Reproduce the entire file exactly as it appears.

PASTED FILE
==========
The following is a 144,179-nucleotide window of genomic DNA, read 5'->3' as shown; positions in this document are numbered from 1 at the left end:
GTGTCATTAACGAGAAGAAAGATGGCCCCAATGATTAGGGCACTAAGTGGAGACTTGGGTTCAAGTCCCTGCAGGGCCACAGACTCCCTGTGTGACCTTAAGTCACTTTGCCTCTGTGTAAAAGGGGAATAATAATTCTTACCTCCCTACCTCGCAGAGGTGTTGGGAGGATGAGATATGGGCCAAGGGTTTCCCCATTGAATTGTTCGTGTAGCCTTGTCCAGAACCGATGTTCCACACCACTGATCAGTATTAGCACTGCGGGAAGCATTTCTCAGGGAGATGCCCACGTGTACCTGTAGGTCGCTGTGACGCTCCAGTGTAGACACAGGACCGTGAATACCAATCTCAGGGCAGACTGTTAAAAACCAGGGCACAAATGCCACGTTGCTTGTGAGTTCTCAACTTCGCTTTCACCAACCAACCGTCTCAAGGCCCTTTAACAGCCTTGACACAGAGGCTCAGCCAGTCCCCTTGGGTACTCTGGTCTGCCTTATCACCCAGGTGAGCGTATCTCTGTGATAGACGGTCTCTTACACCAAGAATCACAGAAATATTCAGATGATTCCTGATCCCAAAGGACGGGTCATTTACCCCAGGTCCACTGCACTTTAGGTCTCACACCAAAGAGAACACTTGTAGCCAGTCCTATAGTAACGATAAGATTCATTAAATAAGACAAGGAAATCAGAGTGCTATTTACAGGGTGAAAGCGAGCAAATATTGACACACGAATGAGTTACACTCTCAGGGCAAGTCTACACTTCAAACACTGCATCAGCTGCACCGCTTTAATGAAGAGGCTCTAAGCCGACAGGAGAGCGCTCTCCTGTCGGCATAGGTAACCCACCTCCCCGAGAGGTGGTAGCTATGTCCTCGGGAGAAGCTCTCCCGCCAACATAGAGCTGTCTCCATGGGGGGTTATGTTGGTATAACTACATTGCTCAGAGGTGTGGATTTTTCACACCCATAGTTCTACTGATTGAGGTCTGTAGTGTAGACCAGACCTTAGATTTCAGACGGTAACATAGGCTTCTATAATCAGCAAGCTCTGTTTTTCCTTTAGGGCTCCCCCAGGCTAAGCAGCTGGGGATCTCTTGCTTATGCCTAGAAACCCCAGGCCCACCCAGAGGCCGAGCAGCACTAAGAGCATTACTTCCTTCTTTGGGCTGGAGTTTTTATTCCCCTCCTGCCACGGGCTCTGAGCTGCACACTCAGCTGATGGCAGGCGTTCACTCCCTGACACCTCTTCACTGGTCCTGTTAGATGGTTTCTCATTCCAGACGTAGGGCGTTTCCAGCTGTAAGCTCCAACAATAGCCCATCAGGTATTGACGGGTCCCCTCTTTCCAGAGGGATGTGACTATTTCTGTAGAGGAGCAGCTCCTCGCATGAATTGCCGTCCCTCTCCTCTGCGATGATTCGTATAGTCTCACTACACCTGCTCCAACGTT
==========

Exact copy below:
The following is a 144,179-nucleotide window of genomic DNA, read 5'->3' as shown; positions in this document are numbered from 1 at the left end:
GTGTCATTAACGAGAAGAAAGATGGCCCCAATGATTAGGGCACTAAGTGGAGACTTGGGTTCAAGTCCCTGCAGGGCCACAGACTCCCTGTGTGACCTTAAGTCACTTTGCCTCTGTGTAAAAGGGGAATAATAATTCTTACCTCCCTACCTCGCAGAGGTGTTGGGAGGATGAGATATGGGCCAAGGGTTTCCCCATTGAATTGTTCGTGTAGCCTTGTCCAGAACCGATGTTCCACACCACTGATCAGTATTAGCACTGCGGGAAGCATTTCTCAGGGAGATGCCCACGTGTACCTGTAGGTCGCTGTGACGCTCCAGTGTAGACACAGGACCGTGAATACCAATCTCAGGGCAGACTGTTAAAAACCAGGGCACAAATGCCACGTTGCTTGTGAGTTCTCAACTTCGCTTTCACCAACCAACCGTCTCAAGGCCCTTTAACAGCCTTGACACAGAGGCTCAGCCAGTCCCCTTGGGTACTCTGGTCTGCCTTATCACCCAGGTGAGCGTATCTCTGTGATAGACGGTCTCTTACACCAAGAATCACAGAAATATTCAGATGATTCCTGATCCCAAAGGACGGGTCATTTACCCCAGGTCCACTGCACTTTAGGTCTCACACCAAAGAGAACACTTGTAGCCAGTCCTATAGTAACGATAAGATTCATTAAATAAGACAAGGAAATCAGAGTGCTATTTACAGGGTGAAAGCGAGCAAATATTGACACACGAATGAGTTACACTCTCAGGGCAAGTCTACACTTCAAACACTGCATCAGCTGCACCGCTTTAATGAAGAGGCTCTAAGCCGACAGGAGAGCGCTCTCCTGTCGGCATAGGTAACCCACCTCCCCGAGAGGTGGTAGCTATGTCCTCGGGAGAAGCTCTCCCGCCAACATAGAGCTGTCTCCATGGGGGGTTATGTTGGTATAACTACATTGCTCAGAGGTGTGGATTTTTCACACCCATAGTTCTACTGATTGAGGTCTGTAGTGTAGACCAGACCTTAGATTTCAGACGGTAACATAGGCTTCTATAATCAGCAAGCTCTGTTTTTCCTTTAGGGCTCCCCCAGGCTAAGCAGCTGGGGATCTCTTGCTTATGCCTAGAAACCCCAGGCCCACCCAGAGGCCGAGCAGCACTAAGAGCATTACTTCCTTCTTTGGGCTGGAGTTTTTATTCCCCTCCTGCCACGGGCTCTGAGCTGCACACTCAGCTGATGGCAGGCGTTCACTCCCTGACACCTCTTCACTGGTCCTGTTAGATGGTTTCTCATTCCAGACGTAGGGCGTTTCCAGCTGTAAGCTCCAACAATAGCCCATCAGGTATTGACGGGTCCCCTCTTTCCAGAGGGATGTGACTATTTCTGTAGAGGAGCAGCTCCTCGCATGAATTGCCGTCCCTCTCCTCTGCGATGATTCGTATAGTCTCACTACACCTGCTCCAACGTT